Are you including the value of volunteering in your grant applications? 

Across Australia, it is estimated that over 5 million (5.025 million) people volunteered through an organisation or group in 2020. This is almost one quarter (24.8%) of people aged 15 years and over. (Volunteering Australia, Key Volunteering Statistics, March 2024

Allocating a dollar value is a necessity when calculating your organisation’s in-kind contribution to a project. In fact, it should be part of your strategic planning to keep track of your organisations volunteer input. (Check out the Victorian Government’s In-Kind Contributions Worksheet for an example of how to track these hours.) 

Valuing volunteers for in-kind contributions 

Putting a dollar figure on something delivered in-kind makes the ‘worth’ of that resource more tangible. To that end, estimating the dollar value of your volunteer program is an important metric you should consider measuring and tracking. This information can be used:  

  • In annual reports and social impact reports to publicly demonstrate the importance of your volunteers to your organisation’s work   
  • To inform your strategic planning, project planning and resourcing, and risk mitigation policies  
  • To signal to key stakeholders and the broader public that your organisation is a trustworthy, grassroots provider that is well-entrenched in its local community  
  • In grant funding applications where in-kind contributions are included in project budgets (More broadly, in-kind contributions such as volunteer support are usually categorised as co-funding and are viewed favourably by funding organisations.)  

Calculating the value of your volunteers’ contribution does not have to be complicated. 

The Centre for Volunteering has this handy cost of volunteering calculator, where the ‘cost’ of a volunteer is calculated using the average hourly part-time wage in their state of residence, plus 15% employer on-costs:

If you are a volunteer donating 20 hours of your time a month, the annual value of your contributions is over $10,000!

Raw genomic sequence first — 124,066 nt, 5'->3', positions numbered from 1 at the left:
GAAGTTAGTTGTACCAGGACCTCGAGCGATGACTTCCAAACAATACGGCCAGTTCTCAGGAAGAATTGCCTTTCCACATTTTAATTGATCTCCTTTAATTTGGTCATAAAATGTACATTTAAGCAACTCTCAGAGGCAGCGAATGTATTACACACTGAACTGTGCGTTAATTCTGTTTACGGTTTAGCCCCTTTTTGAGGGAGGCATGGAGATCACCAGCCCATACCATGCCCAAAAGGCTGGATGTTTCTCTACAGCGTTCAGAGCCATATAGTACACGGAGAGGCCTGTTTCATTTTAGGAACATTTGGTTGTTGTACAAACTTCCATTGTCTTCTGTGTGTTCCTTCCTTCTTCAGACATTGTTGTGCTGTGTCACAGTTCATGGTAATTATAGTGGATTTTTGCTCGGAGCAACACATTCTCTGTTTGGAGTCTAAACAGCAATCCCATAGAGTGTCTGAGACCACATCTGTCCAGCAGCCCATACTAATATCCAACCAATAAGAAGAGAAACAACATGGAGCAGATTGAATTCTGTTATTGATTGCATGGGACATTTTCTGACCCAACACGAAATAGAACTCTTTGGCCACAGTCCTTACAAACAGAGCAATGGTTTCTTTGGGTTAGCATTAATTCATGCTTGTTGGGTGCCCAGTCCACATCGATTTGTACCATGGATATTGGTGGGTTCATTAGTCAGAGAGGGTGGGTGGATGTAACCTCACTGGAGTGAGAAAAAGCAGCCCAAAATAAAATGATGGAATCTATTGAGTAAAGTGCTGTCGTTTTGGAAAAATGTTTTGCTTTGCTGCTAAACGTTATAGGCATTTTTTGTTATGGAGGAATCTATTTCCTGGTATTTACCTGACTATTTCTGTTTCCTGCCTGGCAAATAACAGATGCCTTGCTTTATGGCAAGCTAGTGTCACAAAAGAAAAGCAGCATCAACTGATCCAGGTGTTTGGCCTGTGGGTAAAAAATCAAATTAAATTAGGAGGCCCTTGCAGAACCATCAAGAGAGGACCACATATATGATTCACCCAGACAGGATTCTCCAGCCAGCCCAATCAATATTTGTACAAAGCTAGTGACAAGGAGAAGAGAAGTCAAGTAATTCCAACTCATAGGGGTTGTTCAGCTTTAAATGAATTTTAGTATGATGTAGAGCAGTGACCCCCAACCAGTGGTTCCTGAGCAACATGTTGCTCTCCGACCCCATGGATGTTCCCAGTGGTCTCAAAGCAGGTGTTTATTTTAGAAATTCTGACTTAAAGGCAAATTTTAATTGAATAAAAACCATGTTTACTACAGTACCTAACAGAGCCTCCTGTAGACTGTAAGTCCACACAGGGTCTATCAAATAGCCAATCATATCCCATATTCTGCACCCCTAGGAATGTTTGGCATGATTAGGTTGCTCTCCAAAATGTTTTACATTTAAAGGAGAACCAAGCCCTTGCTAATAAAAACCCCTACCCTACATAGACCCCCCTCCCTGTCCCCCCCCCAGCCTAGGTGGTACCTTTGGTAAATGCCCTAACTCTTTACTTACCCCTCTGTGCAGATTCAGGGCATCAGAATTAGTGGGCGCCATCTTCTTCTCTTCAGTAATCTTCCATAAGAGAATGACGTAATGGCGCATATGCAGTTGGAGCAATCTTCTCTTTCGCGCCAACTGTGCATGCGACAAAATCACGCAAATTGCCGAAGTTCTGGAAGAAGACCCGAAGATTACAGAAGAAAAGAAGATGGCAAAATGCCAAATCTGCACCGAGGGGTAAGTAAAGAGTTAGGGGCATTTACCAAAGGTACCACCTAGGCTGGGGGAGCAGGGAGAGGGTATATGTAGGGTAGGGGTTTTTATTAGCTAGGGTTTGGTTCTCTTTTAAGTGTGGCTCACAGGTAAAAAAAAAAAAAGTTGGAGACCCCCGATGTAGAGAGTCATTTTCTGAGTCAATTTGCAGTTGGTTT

And if you’re wondering how to incorporate the justification in the budget of your grant application, you can include something like “These in-kind figures are based on wage rates as calculated by The Centre for Volunteering cost of volunteering calculator:” 

Calls for more government support 

While volunteering is mentioned throughout the 2024-2025 Federal Budget, it lacks a strategic, whole-of-government approach to resourcing and supporting volunteering in Australia. 

We agree with Volunteering Australia that a more strategic support for a thriving volunteering ecosystem is essential to progressing these priorities (and read their full Federal Budget 2024-2025 commentary here).  

Volunteering Australia CEO Mark Pearce goes on to say: 

“The role and value of volunteer workers needs to be explicitly recognised and better understood in these reform agendas, and further measures taken to promote sustainable volunteering into the future. The work that volunteers do is not a ‘nice to have’; it is essential work that supports our schools and hospitals, our aged care and disability services, and our ability to support the community in times of crisis. As the National Strategy for Volunteering shows, volunteering requires deliberate and ongoing strategic investment underpinned by adequate resourcing. We cannot afford to ignore the impact that the cost-of-living crisis is having on volunteering.” 

We’d love to know – are you including the value of volunteer contributions in your grant applications?  

The Strategic Grants team are here to support in all aspects of your grant-seeking strategy. Get in touch for more information.